Just like most of us, I first became aware of the plight of the Syrian people from pictures my TV screen. I watched in desperation and hopelessness as, night after night, images of people huddled together on overcrowded boats, or worse still, their bodies swept up on Greek beaches. Along with all of you I felt a mixture of disbelief, frustration, anger, guilt, powerlessness, and immense sadness. In January this year I heard about an event in Exeter called “From Danger to Safety”, which was provided to raise awareness of the Syrian plight, and challenge some of the myths that were prevalent on the media. As I left the house to attend, I remarked to my husband that I didn’t really want to go as I thought it would be distressing. In my head, I was ready to sit in the room and listen to presentations for an hour, then come back home to my comfy existence and put it out of my head.
Baraa Kouja changed that. Hearing him speak of the situation in Aleppo, the difficulties encountered by members of his family and his friends, and of the suffering and pain of the Syrian people, touched me greatly. No longer would I think of Syrians with pity and sorrow, but feel for them as fellow humans, people just like me, people with families, friendships, people who had loved their life in Syria before the war, and who were now suffering the terrible consequences.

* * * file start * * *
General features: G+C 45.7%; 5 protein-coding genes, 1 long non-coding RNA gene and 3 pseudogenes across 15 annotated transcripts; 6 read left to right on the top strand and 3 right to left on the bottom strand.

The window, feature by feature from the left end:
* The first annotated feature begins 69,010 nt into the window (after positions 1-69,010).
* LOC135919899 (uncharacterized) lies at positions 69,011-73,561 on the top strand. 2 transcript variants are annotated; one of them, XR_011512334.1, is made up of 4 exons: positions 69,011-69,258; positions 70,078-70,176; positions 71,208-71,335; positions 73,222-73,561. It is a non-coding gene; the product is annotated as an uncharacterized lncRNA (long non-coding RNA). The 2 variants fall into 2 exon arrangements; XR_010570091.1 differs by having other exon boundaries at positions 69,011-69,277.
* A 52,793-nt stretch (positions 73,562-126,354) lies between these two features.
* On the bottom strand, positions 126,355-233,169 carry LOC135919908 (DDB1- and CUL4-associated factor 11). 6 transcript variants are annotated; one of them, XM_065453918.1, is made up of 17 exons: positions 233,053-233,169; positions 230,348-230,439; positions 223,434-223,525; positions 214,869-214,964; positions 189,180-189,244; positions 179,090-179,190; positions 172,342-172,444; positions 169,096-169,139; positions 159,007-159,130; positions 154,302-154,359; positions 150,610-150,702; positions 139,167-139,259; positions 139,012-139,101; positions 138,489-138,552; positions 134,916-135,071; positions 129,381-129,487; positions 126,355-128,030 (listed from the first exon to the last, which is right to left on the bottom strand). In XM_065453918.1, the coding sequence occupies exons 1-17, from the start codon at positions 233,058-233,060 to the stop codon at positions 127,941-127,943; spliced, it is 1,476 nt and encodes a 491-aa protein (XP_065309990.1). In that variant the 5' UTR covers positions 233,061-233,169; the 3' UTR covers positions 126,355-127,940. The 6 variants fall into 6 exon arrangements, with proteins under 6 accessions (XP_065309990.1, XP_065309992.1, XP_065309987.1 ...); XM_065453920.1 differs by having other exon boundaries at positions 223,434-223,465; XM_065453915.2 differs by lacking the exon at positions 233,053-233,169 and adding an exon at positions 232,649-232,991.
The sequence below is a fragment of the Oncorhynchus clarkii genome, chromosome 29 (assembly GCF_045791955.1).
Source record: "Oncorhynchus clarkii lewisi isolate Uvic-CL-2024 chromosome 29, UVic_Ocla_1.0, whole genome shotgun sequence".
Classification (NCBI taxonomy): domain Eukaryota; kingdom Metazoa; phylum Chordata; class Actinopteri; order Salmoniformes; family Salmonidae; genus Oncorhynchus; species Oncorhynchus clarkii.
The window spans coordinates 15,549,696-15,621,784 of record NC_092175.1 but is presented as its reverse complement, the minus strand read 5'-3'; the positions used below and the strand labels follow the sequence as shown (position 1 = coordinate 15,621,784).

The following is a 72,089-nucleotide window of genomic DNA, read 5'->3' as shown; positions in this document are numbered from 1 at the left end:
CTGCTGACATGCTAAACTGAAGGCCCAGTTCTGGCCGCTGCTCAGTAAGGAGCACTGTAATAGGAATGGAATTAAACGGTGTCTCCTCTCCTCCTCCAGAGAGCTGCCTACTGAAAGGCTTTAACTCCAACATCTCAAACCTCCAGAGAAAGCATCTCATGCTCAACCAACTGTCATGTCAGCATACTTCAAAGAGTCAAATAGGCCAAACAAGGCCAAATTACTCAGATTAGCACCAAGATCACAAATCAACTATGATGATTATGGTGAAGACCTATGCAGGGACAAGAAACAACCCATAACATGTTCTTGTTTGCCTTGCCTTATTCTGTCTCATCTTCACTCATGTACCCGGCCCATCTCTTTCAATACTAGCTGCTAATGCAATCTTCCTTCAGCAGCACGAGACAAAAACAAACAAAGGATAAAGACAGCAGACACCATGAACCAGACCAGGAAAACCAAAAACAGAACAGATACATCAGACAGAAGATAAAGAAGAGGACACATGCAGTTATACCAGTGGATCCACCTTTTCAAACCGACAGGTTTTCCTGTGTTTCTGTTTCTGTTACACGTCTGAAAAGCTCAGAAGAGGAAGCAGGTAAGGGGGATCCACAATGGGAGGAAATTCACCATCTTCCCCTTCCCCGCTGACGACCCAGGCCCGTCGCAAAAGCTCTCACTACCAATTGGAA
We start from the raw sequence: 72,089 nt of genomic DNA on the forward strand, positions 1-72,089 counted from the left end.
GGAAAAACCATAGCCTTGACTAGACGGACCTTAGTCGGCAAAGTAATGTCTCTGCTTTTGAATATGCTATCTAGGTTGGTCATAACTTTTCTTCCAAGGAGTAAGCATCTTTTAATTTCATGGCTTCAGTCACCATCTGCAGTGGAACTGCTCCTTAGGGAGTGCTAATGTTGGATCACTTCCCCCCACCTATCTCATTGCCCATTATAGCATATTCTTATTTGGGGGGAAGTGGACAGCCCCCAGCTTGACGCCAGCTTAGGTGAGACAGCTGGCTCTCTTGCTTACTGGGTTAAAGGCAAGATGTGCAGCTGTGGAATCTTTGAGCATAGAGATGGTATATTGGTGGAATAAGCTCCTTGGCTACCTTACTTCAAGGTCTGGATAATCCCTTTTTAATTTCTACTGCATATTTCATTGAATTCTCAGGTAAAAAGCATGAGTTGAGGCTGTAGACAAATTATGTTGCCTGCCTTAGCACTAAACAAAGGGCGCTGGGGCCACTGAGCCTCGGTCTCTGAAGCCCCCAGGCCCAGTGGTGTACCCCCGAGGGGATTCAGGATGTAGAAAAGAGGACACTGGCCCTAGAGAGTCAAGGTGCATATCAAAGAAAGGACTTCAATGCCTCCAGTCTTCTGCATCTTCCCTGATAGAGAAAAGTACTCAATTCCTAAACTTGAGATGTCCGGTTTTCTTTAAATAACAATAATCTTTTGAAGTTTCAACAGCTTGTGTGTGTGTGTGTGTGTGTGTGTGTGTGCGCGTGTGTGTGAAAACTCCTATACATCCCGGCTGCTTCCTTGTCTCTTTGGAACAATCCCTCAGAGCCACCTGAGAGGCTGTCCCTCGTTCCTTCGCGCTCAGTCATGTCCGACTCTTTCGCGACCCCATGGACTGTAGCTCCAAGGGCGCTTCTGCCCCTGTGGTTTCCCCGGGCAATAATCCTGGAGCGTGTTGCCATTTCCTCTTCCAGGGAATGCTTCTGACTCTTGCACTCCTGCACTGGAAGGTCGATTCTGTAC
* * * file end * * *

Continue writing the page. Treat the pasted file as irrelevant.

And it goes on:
6 months later, I am inspired by all that Baraa has achieved, not on his own of course, but with the support of many many people, who have worked with him, putting on exhibitions in the UK, and on the ground in Syria and Lebanon, using every penny of the donations given to meet the needs of Syrian people in displacement camps and in Syria. On our own we can do little, but together we can change the world. I don’t know who said that originally, but the work of From Syria with Love shows it to be true. As well as the humanitarian relief provided to people in Syria and Lebanon, the work of From Syria with Love has a vital role to play in promoting racial and religious harmony in our country and the world. Both the book, and the exhibition of childrens’ pictures, bridge the gap between being British and being Syrian. Something about the simplicity and honesty of the children’s drawings touches the very essence of what it is to be human, and connects us as fellow citizens in the world. The book will bring the voices of Syrian children to the British, (and potentially worldwide) public, a gift from Syria, with Love. Channelling my anger and sadness into constructive work for From Syria with Love has enriched me. Jo Cox reminded us that we have more in common than what divides us, and I dedicate my work as Chair to her memory.